A video interview with St.Clair posted on the Pacific Symphony website notes this. St.Clair describes his elation when first hearing Gluzman play the same Stradivarius that inspired the great Russian composer to write such a compelling piece.
Interestingly enough, history tells us that Auer was less than enthusiastic about the concerto that today is a staple of orchestral programming. He felt it to be uncharacteristic to his idea of what the violin should be. As it were, Auer was not the first to perform the concerto, though years later he did take it up, albeit adding some changes to it that he felt were necessary.
Still, it's safe to say that hearing a Stradivarius played by a master is always divine, but to hear a violin concerto played on the violin that inspired its writing is yet another level of divinity.
Also on the program are two premieres by American composer Michael Daugherty.
"The Gospel According to Sister Aimee" will have its world premiere, while "Radio City (2011) for Orchestra: Symphonic Fantasy on Arturo Toscanini and the NBC Symphony Orchestra" will be having its first U.S. performance.
"Sister Aimee" was co-commissioned by the Pacific Symphony and San Diego State. Written for organ, brass and percussion, it is a "musical portrait of the rise, fall and redemption of Aimee Semple McPherson (1890 – 1944), the first important religious celebrity of the new mass-media era of the 1930s," according to a symphony press release. The featured organist on the work is Paul Jacobs, who will also be performing a postlude.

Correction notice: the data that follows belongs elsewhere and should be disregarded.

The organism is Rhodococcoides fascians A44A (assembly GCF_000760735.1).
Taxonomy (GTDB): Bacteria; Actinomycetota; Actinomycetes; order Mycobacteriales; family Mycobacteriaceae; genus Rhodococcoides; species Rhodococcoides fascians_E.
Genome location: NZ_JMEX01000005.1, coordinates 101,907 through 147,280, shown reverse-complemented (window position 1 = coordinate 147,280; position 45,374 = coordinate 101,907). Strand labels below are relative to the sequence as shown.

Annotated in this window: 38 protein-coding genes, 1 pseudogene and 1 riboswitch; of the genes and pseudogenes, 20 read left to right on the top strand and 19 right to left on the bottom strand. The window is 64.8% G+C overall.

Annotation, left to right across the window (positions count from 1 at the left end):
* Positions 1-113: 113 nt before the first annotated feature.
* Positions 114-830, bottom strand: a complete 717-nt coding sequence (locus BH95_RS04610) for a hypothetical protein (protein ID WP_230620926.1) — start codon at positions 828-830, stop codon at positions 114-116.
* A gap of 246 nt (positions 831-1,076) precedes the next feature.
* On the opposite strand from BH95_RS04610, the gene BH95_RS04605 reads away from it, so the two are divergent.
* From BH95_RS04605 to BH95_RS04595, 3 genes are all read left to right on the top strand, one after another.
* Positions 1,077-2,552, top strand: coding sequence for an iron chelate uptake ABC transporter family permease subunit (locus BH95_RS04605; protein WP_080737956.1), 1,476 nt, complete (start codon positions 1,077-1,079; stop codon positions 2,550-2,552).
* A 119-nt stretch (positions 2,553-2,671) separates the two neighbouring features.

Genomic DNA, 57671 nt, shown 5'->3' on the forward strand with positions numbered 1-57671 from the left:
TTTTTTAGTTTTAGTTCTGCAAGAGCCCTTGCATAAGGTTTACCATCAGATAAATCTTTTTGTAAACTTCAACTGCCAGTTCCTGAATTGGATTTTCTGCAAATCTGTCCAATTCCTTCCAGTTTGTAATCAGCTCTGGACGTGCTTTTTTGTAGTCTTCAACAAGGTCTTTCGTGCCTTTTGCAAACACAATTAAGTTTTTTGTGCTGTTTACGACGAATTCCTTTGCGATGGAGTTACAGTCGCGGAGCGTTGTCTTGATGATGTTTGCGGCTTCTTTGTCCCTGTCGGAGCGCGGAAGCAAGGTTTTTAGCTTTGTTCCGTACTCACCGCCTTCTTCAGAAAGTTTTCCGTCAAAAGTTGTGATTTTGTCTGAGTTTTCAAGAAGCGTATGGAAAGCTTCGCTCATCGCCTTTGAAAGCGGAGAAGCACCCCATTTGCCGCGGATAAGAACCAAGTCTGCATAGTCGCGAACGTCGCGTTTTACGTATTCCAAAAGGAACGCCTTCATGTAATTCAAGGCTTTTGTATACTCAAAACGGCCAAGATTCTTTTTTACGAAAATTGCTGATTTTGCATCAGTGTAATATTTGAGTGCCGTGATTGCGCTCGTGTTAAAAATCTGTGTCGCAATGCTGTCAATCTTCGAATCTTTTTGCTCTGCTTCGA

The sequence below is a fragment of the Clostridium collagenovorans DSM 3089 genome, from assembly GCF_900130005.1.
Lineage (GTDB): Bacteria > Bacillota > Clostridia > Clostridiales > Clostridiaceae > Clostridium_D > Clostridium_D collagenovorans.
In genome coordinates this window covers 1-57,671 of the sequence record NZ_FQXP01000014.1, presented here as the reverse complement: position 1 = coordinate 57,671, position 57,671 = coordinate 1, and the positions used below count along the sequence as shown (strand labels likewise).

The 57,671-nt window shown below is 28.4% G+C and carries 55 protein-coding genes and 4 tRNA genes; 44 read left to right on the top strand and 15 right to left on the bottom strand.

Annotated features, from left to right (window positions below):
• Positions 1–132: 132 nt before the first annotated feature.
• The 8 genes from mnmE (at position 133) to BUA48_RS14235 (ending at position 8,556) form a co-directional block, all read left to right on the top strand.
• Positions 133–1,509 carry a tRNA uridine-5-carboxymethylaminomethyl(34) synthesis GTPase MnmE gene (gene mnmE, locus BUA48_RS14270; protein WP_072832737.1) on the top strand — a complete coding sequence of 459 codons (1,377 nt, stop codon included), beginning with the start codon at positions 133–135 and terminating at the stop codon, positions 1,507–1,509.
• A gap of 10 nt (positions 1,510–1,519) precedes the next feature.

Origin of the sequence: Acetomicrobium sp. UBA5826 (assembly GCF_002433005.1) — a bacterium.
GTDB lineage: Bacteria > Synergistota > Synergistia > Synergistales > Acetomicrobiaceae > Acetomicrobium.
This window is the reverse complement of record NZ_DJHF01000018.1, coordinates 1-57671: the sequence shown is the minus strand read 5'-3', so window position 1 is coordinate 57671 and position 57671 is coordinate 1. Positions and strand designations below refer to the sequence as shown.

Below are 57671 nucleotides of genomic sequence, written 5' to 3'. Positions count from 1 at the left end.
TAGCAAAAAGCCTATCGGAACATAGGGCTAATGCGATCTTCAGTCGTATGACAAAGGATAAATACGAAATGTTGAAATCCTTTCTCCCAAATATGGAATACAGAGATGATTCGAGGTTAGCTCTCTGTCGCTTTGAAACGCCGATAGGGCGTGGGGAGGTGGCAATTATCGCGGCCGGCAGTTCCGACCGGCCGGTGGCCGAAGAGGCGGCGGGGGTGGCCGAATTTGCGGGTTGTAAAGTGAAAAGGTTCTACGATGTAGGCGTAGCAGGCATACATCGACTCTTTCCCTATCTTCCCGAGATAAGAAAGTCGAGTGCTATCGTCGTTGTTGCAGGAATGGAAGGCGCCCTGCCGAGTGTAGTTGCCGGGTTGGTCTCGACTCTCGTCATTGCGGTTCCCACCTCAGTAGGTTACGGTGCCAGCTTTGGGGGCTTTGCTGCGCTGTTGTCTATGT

"Radio City" was co-commissioned by the Pacific Symphony and the MITO SettembreMusica, an annual music festival in Italy that brings together the cities of Milan and Turin.
In the program notes, Daugherty describes "Radio City" as a "musical fantasy on Arturo Toscanini, who conducted the NBC Symphony Orchestra in radio broadcasts at Rockefeller Center in New York City from 1937 to 1954 ... under his baton the NBC Symphony was heard by millions of listeners, and through his radio broadcasts and recordings, Maestro Toscanini became a household name in America."
Lastly, the symphony will be playing the saddest piece of them all, yet also one of the most beautiful: Samuel Barber's "Adagio for Strings."
Tickets to the series start at $25. For more information, call (714) 755-5799 or visit http://www.pacificsymphony.org.
BRADLEY ZINT is a copy editor for the Daily Pilot and a classically trained musician. Email him story ideas at firstname.lastname@example.org.